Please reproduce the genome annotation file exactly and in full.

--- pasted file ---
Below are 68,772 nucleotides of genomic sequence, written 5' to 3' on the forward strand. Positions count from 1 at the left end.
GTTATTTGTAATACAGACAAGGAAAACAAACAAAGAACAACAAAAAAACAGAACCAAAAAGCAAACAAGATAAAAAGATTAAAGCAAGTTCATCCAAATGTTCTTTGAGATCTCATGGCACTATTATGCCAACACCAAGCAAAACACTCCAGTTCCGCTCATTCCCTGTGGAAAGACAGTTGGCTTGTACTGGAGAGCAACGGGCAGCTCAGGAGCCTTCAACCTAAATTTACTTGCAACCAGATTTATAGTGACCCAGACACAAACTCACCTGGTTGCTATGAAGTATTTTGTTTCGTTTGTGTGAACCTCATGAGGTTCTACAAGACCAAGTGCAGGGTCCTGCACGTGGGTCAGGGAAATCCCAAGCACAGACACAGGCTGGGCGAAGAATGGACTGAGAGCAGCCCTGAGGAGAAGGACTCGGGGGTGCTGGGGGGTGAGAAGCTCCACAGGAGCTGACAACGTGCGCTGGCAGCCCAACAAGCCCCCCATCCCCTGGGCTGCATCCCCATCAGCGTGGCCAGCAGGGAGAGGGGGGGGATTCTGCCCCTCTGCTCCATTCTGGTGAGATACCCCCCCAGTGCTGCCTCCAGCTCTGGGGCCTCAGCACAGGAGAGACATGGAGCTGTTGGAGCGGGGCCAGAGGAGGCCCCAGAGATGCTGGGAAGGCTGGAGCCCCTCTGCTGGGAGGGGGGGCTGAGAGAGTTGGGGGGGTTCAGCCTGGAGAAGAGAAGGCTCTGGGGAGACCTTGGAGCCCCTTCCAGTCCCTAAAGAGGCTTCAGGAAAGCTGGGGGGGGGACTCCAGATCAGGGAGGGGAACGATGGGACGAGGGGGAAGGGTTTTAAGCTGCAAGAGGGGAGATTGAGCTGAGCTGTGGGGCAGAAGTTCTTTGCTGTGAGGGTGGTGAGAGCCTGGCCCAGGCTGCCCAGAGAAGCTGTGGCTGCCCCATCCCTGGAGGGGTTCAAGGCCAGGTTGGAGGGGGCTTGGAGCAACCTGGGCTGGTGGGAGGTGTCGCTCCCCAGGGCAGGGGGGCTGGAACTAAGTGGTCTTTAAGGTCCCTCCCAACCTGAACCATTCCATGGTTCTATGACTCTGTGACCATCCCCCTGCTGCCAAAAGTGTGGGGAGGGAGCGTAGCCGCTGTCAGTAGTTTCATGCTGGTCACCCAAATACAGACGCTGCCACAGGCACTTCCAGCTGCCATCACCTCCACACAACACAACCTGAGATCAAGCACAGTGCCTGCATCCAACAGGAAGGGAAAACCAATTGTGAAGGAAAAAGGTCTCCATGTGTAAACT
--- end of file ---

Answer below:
Below are 68,772 nucleotides of genomic sequence, written 5' to 3' on the forward strand. Positions count from 1 at the left end.
GTTATTTGTAATACAGACAAGGAAAACAAACAAAGAACAACAAAAAAACAGAACCAAAAAGCAAACAAGATAAAAAGATTAAAGCAAGTTCATCCAAATGTTCTTTGAGATCTCATGGCACTATTATGCCAACACCAAGCAAAACACTCCAGTTCCGCTCATTCCCTGTGGAAAGACAGTTGGCTTGTACTGGAGAGCAACGGGCAGCTCAGGAGCCTTCAACCTAAATTTACTTGCAACCAGATTTATAGTGACCCAGACACAAACTCACCTGGTTGCTATGAAGTATTTTGTTTCGTTTGTGTGAACCTCATGAGGTTCTACAAGACCAAGTGCAGGGTCCTGCACGTGGGTCAGGGAAATCCCAAGCACAGACACAGGCTGGGCGAAGAATGGACTGAGAGCAGCCCTGAGGAGAAGGACTCGGGGGTGCTGGGGGGTGAGAAGCTCCACAGGAGCTGACAACGTGCGCTGGCAGCCCAACAAGCCCCCCATCCCCTGGGCTGCATCCCCATCAGCGTGGCCAGCAGGGAGAGGGGGGGGATTCTGCCCCTCTGCTCCATTCTGGTGAGATACCCCCCCAGTGCTGCCTCCAGCTCTGGGGCCTCAGCACAGGAGAGACATGGAGCTGTTGGAGCGGGGCCAGAGGAGGCCCCAGAGATGCTGGGAAGGCTGGAGCCCCTCTGCTGGGAGGGGGGGCTGAGAGAGTTGGGGGGGTTCAGCCTGGAGAAGAGAAGGCTCTGGGGAGACCTTGGAGCCCCTTCCAGTCCCTAAAGAGGCTTCAGGAAAGCTGGGGGGGGGACTCCAGATCAGGGAGGGGAACGATGGGACGAGGGGGAAGGGTTTTAAGCTGCAAGAGGGGAGATTGAGCTGAGCTGTGGGGCAGAAGTTCTTTGCTGTGAGGGTGGTGAGAGCCTGGCCCAGGCTGCCCAGAGAAGCTGTGGCTGCCCCATCCCTGGAGGGGTTCAAGGCCAGGTTGGAGGGGGCTTGGAGCAACCTGGGCTGGTGGGAGGTGTCGCTCCCCAGGGCAGGGGGGCTGGAACTAAGTGGTCTTTAAGGTCCCTCCCAACCTGAACCATTCCATGGTTCTATGACTCTGTGACCATCCCCCTGCTGCCAAAAGTGTGGGGAGGGAGCGTAGCCGCTGTCAGTAGTTTCATGCTGGTCACCCAAATACAGACGCTGCCACAGGCACTTCCAGCTGCCATCACCTCCACACAACACAACCTGAGATCAAGCACAGTGCCTGCATCCAACAGGAAGGGAAAACCAATTGTGAAGGAAAAAGGTCTCCATGTGTAAACT